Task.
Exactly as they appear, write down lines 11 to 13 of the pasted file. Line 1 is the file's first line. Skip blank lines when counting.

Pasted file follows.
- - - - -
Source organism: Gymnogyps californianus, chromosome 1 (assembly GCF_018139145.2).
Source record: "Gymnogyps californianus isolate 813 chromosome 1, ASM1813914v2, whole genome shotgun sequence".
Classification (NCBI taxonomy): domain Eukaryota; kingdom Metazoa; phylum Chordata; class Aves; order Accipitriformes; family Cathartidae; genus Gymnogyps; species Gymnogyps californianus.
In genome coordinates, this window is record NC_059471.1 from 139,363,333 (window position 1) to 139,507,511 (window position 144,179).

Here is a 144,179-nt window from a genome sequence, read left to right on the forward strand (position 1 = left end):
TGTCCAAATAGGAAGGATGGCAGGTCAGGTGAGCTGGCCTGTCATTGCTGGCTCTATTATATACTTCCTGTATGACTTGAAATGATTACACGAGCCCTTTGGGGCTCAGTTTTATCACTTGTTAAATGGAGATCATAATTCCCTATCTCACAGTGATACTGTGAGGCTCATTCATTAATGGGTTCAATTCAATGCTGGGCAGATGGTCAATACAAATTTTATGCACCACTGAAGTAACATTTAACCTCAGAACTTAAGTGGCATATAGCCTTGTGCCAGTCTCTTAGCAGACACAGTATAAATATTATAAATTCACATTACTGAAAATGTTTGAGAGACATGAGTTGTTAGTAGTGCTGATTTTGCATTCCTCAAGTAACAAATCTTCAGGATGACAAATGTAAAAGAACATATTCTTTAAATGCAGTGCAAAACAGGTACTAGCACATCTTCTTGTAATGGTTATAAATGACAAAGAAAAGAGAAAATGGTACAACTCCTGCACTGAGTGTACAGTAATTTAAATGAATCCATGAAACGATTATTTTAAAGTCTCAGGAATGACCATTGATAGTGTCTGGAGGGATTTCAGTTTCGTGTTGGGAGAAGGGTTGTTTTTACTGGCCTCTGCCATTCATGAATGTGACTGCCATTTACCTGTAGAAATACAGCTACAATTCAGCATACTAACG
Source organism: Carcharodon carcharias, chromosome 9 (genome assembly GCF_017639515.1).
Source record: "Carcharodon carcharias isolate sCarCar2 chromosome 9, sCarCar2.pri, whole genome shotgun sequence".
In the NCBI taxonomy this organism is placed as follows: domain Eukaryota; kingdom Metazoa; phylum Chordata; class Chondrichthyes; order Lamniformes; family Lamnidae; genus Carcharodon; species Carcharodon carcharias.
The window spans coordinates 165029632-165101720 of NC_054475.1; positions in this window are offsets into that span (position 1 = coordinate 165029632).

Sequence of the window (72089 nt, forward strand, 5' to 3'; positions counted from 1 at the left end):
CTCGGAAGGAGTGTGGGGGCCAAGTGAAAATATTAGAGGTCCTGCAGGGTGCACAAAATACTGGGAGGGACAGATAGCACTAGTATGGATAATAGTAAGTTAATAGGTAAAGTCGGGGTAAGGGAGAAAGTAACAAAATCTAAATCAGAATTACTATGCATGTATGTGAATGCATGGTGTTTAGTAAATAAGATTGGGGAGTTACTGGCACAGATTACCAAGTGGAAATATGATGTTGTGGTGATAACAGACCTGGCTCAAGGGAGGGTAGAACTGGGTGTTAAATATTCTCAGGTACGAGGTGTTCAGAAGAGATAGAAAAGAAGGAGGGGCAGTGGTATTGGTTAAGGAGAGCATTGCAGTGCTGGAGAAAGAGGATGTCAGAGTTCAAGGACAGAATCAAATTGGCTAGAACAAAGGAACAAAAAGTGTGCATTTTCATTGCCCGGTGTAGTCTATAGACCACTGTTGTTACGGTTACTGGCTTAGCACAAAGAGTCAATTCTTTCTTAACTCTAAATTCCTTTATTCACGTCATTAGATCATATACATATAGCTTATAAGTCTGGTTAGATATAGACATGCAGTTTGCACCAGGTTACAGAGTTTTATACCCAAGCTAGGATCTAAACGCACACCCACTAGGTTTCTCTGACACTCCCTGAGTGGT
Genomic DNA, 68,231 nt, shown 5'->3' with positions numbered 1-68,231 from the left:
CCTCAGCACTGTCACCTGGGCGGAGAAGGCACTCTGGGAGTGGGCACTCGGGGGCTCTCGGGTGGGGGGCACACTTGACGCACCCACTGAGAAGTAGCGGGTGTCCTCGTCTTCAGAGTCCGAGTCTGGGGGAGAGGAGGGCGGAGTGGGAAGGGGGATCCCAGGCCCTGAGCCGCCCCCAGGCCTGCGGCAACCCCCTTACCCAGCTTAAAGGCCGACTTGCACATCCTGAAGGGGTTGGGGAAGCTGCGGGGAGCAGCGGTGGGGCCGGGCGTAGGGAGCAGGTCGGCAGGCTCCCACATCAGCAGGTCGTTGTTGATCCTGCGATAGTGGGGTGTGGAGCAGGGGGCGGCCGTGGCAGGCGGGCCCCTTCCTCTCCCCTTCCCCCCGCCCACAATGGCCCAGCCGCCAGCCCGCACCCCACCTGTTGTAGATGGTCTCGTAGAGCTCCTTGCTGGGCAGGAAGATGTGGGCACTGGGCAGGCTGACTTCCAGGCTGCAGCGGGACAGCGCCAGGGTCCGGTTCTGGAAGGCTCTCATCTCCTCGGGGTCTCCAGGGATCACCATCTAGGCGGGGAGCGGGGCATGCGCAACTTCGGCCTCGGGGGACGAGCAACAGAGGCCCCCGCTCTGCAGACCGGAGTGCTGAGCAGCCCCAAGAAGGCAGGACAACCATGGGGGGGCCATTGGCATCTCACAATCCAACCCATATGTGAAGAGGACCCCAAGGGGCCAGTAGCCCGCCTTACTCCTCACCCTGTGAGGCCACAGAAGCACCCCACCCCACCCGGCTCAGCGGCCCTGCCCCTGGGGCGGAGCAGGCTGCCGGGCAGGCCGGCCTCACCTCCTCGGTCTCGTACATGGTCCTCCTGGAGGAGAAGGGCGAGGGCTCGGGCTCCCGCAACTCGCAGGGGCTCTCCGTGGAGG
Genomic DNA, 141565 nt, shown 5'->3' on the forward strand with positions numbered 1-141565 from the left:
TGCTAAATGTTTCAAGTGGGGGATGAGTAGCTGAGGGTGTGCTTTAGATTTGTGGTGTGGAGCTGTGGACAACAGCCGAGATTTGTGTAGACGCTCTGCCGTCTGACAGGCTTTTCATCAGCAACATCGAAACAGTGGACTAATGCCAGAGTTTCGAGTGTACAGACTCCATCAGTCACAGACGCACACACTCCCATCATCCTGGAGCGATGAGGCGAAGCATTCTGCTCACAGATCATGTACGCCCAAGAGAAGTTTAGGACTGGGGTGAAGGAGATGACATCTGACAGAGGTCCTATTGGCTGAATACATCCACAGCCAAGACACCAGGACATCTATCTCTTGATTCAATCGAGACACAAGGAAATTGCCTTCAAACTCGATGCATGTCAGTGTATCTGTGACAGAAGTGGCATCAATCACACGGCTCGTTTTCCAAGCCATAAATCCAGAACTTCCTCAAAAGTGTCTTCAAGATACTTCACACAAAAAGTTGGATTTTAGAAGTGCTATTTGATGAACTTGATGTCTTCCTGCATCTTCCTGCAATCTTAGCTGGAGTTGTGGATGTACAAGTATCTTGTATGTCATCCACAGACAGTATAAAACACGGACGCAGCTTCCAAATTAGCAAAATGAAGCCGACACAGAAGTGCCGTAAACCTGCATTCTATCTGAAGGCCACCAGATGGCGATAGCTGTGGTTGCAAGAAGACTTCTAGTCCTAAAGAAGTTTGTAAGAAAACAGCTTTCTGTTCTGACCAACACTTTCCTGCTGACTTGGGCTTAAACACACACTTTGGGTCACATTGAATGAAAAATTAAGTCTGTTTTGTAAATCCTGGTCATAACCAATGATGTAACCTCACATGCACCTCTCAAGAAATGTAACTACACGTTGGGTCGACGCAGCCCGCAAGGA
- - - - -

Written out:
Sequence of the window (72089 nt, forward strand, 5' to 3'; positions counted from 1 at the left end):
CTCGGAAGGAGTGTGGGGGCCAAGTGAAAATATTAGAGGTCCTGCAGGGTGCACAAAATACTGGGAGGGACAGATAGCACTAGTATGGATAATAGTAAGTTAATAGGTAAAGTCGGGGTAAGGGAGAAAGTAACAAAATCTAAATCAGAATTACTATGCATGTATGTGAATGCATGGTGTTTAGTAAATAAGATTGGGGAGTTACTGGCACAGATTACCAAGTGGAAATATGATGTTGTGGTGATAACAGACCTGGCTCAAGGGAGGGTAGAACTGGGTGTTAAATATTCTCAGGTACGAGGTGTTCAGAAGAGATAGAAAAGAAGGAGGGGCAGTGGTATTGGTTAAGGAGAGCATTGCAGTGCTGGAGAAAGAGGATGTCAGAGTTCAAGGACAGAATCAAATTGGCTAGAACAAAGGAACAAAAAGTGTGCATTTTCATTGCCCGGTGTAGTCTATAGACCACTGTTGTTACGGTTACTGGCTTAGCACAAAGAGTCAATTCTTTCTTAACTCTAAATTCCTTTATTCACGTCATTAGATCATATACATATAGCTTATAAGTCTGGTTAGATATAGACATGCAGTTTGCACCAGGTTACAGAGTTTTATACCCAAGCTAGGATCTAAACGCACACCCACTAGGTTTCTCTGACACTCCCTGAGTGGT
Genomic DNA, 68,231 nt, shown 5'->3' with positions numbered 1-68,231 from the left: